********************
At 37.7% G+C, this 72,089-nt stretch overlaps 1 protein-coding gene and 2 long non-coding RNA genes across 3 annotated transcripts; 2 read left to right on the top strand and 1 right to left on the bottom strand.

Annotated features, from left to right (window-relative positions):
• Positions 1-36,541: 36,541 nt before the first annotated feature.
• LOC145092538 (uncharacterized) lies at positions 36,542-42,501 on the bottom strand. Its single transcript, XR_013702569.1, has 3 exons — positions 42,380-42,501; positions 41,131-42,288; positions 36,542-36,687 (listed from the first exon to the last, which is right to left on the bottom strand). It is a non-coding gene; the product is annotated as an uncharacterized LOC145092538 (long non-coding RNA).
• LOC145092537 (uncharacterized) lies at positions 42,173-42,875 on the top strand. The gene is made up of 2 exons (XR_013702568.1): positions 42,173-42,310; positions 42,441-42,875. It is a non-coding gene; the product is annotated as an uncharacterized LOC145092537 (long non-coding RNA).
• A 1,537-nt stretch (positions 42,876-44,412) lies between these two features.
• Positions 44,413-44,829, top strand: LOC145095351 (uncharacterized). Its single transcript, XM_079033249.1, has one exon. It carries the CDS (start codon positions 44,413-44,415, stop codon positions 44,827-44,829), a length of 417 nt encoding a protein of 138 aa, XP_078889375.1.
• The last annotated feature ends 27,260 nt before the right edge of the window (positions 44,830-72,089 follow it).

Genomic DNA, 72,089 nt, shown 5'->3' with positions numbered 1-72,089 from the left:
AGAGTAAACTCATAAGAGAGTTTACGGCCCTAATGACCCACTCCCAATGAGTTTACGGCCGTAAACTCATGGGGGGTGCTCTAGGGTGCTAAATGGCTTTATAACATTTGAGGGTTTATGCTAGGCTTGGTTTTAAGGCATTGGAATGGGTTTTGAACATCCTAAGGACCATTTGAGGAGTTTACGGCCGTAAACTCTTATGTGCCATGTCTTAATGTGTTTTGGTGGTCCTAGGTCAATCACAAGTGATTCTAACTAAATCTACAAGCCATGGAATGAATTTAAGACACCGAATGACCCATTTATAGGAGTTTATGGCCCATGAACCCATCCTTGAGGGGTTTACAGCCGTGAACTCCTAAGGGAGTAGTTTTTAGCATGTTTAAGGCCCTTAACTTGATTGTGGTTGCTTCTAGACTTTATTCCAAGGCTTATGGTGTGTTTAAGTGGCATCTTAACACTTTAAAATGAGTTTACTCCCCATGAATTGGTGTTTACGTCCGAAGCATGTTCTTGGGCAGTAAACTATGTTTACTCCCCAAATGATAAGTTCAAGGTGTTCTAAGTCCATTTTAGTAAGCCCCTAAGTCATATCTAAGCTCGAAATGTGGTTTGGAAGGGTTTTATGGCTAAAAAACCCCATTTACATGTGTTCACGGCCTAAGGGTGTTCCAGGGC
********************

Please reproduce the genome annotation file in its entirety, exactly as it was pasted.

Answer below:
At 37.7% G+C, this 72,089-nt stretch overlaps 1 protein-coding gene and 2 long non-coding RNA genes across 3 annotated transcripts; 2 read left to right on the top strand and 1 right to left on the bottom strand.

Annotated features, from left to right (window-relative positions):
• Positions 1-36,541: 36,541 nt before the first annotated feature.
• LOC145092538 (uncharacterized) lies at positions 36,542-42,501 on the bottom strand. Its single transcript, XR_013702569.1, has 3 exons — positions 42,380-42,501; positions 41,131-42,288; positions 36,542-36,687 (listed from the first exon to the last, which is right to left on the bottom strand). It is a non-coding gene; the product is annotated as an uncharacterized LOC145092538 (long non-coding RNA).
• LOC145092537 (uncharacterized) lies at positions 42,173-42,875 on the top strand. The gene is made up of 2 exons (XR_013702568.1): positions 42,173-42,310; positions 42,441-42,875. It is a non-coding gene; the product is annotated as an uncharacterized LOC145092537 (long non-coding RNA).
• A 1,537-nt stretch (positions 42,876-44,412) lies between these two features.
• Positions 44,413-44,829, top strand: LOC145095351 (uncharacterized). Its single transcript, XM_079033249.1, has one exon. It carries the CDS (start codon positions 44,413-44,415, stop codon positions 44,827-44,829), a length of 417 nt encoding a protein of 138 aa, XP_078889375.1.
• The last annotated feature ends 27,260 nt before the right edge of the window (positions 44,830-72,089 follow it).

Genomic DNA, 72,089 nt, shown 5'->3' with positions numbered 1-72,089 from the left:
AGAGTAAACTCATAAGAGAGTTTACGGCCCTAATGACCCACTCCCAATGAGTTTACGGCCGTAAACTCATGGGGGGTGCTCTAGGGTGCTAAATGGCTTTATAACATTTGAGGGTTTATGCTAGGCTTGGTTTTAAGGCATTGGAATGGGTTTTGAACATCCTAAGGACCATTTGAGGAGTTTACGGCCGTAAACTCTTATGTGCCATGTCTTAATGTGTTTTGGTGGTCCTAGGTCAATCACAAGTGATTCTAACTAAATCTACAAGCCATGGAATGAATTTAAGACACCGAATGACCCATTTATAGGAGTTTATGGCCCATGAACCCATCCTTGAGGGGTTTACAGCCGTGAACTCCTAAGGGAGTAGTTTTTAGCATGTTTAAGGCCCTTAACTTGATTGTGGTTGCTTCTAGACTTTATTCCAAGGCTTATGGTGTGTTTAAGTGGCATCTTAACACTTTAAAATGAGTTTACTCCCCATGAATTGGTGTTTACGTCCGAAGCATGTTCTTGGGCAGTAAACTATGTTTACTCCCCAAATGATAAGTTCAAGGTGTTCTAAGTCCATTTTAGTAAGCCCCTAAGTCATATCTAAGCTCGAAATGTGGTTTGGAAGGGTTTTATGGCTAAAAAACCCCATTTACATGTGTTCACGGCCTAAGGGTGTTCCAGGGC